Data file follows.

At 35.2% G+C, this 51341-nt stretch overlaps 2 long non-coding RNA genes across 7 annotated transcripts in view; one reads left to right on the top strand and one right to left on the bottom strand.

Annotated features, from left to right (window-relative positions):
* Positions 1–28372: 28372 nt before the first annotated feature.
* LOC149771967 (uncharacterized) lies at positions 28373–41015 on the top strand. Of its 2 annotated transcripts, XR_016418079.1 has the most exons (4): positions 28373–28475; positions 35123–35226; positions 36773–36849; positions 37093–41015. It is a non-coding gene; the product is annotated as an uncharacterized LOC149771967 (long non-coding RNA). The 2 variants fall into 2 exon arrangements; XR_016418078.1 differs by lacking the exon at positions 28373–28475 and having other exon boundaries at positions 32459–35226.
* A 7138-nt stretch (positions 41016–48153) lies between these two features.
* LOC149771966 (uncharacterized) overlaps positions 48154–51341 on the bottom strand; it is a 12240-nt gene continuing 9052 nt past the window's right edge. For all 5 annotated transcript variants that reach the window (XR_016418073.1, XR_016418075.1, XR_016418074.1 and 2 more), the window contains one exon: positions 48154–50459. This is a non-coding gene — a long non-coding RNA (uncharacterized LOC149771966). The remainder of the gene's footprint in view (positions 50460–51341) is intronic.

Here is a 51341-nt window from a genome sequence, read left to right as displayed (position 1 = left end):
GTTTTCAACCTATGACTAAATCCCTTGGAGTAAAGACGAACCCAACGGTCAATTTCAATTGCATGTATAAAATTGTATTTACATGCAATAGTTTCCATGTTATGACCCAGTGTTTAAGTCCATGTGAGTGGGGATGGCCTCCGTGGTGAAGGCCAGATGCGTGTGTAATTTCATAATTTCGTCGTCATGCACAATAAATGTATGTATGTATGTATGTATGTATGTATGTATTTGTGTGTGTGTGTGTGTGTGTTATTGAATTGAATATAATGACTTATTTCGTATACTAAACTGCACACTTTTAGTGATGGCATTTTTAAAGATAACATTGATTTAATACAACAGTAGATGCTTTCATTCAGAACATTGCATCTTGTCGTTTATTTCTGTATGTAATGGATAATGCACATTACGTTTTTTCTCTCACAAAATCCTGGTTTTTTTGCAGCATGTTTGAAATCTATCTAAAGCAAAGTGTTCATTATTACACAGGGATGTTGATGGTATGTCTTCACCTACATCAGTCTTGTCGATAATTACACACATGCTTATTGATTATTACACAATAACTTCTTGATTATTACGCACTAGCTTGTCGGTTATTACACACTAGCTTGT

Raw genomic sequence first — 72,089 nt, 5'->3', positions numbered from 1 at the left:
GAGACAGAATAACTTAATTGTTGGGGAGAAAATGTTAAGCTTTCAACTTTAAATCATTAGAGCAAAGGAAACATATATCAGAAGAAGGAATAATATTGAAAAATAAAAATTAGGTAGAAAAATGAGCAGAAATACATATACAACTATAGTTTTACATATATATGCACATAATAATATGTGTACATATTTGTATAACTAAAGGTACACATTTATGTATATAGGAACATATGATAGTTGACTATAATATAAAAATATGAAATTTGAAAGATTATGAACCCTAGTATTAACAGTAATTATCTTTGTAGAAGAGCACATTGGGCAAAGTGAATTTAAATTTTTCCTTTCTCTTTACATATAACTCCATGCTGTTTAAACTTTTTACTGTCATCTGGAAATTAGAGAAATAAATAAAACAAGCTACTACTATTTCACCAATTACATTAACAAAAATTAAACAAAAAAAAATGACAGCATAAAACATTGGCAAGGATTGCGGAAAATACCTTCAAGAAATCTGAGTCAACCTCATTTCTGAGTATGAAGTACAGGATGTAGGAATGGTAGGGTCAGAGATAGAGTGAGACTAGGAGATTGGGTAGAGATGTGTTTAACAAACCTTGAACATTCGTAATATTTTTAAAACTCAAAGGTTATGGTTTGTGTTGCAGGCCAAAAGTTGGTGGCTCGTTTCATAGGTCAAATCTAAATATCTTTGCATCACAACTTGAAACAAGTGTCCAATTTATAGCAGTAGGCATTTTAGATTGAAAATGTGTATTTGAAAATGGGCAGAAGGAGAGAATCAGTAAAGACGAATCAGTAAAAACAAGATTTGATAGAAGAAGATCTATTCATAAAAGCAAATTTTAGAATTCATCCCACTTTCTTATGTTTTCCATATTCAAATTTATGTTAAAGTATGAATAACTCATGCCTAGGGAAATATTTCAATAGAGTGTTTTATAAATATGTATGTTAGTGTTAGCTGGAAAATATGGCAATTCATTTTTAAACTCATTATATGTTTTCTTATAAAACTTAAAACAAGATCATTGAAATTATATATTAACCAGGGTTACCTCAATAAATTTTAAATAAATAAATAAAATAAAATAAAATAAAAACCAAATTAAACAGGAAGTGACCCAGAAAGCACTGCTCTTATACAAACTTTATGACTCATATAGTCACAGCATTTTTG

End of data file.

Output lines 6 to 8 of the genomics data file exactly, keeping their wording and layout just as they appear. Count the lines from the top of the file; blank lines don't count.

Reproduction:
* LOC149771966 (uncharacterized) overlaps positions 48154–51341 on the bottom strand; it is a 12240-nt gene continuing 9052 nt past the window's right edge. For all 5 annotated transcript variants that reach the window (XR_016418073.1, XR_016418075.1, XR_016418074.1 and 2 more), the window contains one exon: positions 48154–50459. This is a non-coding gene — a long non-coding RNA (uncharacterized LOC149771966). The remainder of the gene's footprint in view (positions 50460–51341) is intronic.

Here is a 51341-nt window from a genome sequence, read left to right as displayed (position 1 = left end):
GTTTTCAACCTATGACTAAATCCCTTGGAGTAAAGACGAACCCAACGGTCAATTTCAATTGCATGTATAAAATTGTATTTACATGCAATAGTTTCCATGTTATGACCCAGTGTTTAAGTCCATGTGAGTGGGGATGGCCTCCGTGGTGAAGGCCAGATGCGTGTGTAATTTCATAATTTCGTCGTCATGCACAATAAATGTATGTATGTATGTATGTATGTATGTATGTATTTGTGTGTGTGTGTGTGTGTGTTATTGAATTGAATATAATGACTTATTTCGTATACTAAACTGCACACTTTTAGTGATGGCATTTTTAAAGATAACATTGATTTAATACAACAGTAGATGCTTTCATTCAGAACATTGCATCTTGTCGTTTATTTCTGTATGTAATGGATAATGCACATTACGTTTTTTCTCTCACAAAATCCTGGTTTTTTTGCAGCATGTTTGAAATCTATCTAAAGCAAAGTGTTCATTATTACACAGGGATGTTGATGGTATGTCTTCACCTACATCAGTCTTGTCGATAATTACACACATGCTTATTGATTATTACACAATAACTTCTTGATTATTACGCACTAGCTTGTCGGTTATTACACACTAGCTTGT